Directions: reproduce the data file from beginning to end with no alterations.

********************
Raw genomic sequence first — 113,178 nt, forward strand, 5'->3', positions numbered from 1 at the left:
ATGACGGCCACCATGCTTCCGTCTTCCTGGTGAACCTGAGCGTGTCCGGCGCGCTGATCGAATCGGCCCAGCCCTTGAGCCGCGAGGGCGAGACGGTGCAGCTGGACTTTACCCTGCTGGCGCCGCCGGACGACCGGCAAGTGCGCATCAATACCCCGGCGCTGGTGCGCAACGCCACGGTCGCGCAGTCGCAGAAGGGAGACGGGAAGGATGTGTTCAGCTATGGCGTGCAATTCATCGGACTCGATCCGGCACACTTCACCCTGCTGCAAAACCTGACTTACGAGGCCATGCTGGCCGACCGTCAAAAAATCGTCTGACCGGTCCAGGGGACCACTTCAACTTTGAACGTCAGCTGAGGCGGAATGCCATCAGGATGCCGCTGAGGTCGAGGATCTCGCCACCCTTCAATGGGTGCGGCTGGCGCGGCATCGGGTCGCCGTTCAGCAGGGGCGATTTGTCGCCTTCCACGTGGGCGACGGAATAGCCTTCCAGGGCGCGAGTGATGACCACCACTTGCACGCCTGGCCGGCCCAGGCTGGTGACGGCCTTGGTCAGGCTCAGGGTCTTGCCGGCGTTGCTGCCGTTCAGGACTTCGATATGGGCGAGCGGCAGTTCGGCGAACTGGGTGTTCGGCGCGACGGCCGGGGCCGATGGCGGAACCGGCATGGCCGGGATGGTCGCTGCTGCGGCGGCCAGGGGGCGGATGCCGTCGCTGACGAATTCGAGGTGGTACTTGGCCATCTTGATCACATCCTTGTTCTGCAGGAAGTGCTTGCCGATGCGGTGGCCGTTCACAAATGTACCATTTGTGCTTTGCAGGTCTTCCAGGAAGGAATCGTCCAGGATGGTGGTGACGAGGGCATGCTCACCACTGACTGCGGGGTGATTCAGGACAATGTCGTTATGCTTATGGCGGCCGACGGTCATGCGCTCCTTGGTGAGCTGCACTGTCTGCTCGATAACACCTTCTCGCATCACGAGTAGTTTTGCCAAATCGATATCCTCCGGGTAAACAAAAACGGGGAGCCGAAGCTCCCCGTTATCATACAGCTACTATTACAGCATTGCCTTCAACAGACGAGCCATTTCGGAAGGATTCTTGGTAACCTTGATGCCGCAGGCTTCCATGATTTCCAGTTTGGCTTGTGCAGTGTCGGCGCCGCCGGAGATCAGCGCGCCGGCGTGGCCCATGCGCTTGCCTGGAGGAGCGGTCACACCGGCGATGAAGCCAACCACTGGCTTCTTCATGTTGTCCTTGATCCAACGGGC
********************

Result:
Raw genomic sequence first — 113,178 nt, forward strand, 5'->3', positions numbered from 1 at the left:
ATGACGGCCACCATGCTTCCGTCTTCCTGGTGAACCTGAGCGTGTCCGGCGCGCTGATCGAATCGGCCCAGCCCTTGAGCCGCGAGGGCGAGACGGTGCAGCTGGACTTTACCCTGCTGGCGCCGCCGGACGACCGGCAAGTGCGCATCAATACCCCGGCGCTGGTGCGCAACGCCACGGTCGCGCAGTCGCAGAAGGGAGACGGGAAGGATGTGTTCAGCTATGGCGTGCAATTCATCGGACTCGATCCGGCACACTTCACCCTGCTGCAAAACCTGACTTACGAGGCCATGCTGGCCGACCGTCAAAAAATCGTCTGACCGGTCCAGGGGACCACTTCAACTTTGAACGTCAGCTGAGGCGGAATGCCATCAGGATGCCGCTGAGGTCGAGGATCTCGCCACCCTTCAATGGGTGCGGCTGGCGCGGCATCGGGTCGCCGTTCAGCAGGGGCGATTTGTCGCCTTCCACGTGGGCGACGGAATAGCCTTCCAGGGCGCGAGTGATGACCACCACTTGCACGCCTGGCCGGCCCAGGCTGGTGACGGCCTTGGTCAGGCTCAGGGTCTTGCCGGCGTTGCTGCCGTTCAGGACTTCGATATGGGCGAGCGGCAGTTCGGCGAACTGGGTGTTCGGCGCGACGGCCGGGGCCGATGGCGGAACCGGCATGGCCGGGATGGTCGCTGCTGCGGCGGCCAGGGGGCGGATGCCGTCGCTGACGAATTCGAGGTGGTACTTGGCCATCTTGATCACATCCTTGTTCTGCAGGAAGTGCTTGCCGATGCGGTGGCCGTTCACAAATGTACCATTTGTGCTTTGCAGGTCTTCCAGGAAGGAATCGTCCAGGATGGTGGTGACGAGGGCATGCTCACCACTGACTGCGGGGTGATTCAGGACAATGTCGTTATGCTTATGGCGGCCGACGGTCATGCGCTCCTTGGTGAGCTGCACTGTCTGCTCGATAACACCTTCTCGCATCACGAGTAGTTTTGCCAAATCGATATCCTCCGGGTAAACAAAAACGGGGAGCCGAAGCTCCCCGTTATCATACAGCTACTATTACAGCATTGCCTTCAACAGACGAGCCATTTCGGAAGGATTCTTGGTAACCTTGATGCCGCAGGCTTCCATGATTTCCAGTTTGGCTTGTGCAGTGTCGGCGCCGCCGGAGATCAGCGCGCCGGCGTGGCCCATGCGCTTGCCTGGAGGAGCGGTCACACCGGCGATGAAGCCAACCACTGGCTTCTTCATGTTGTCCTTGATCCAACGGGC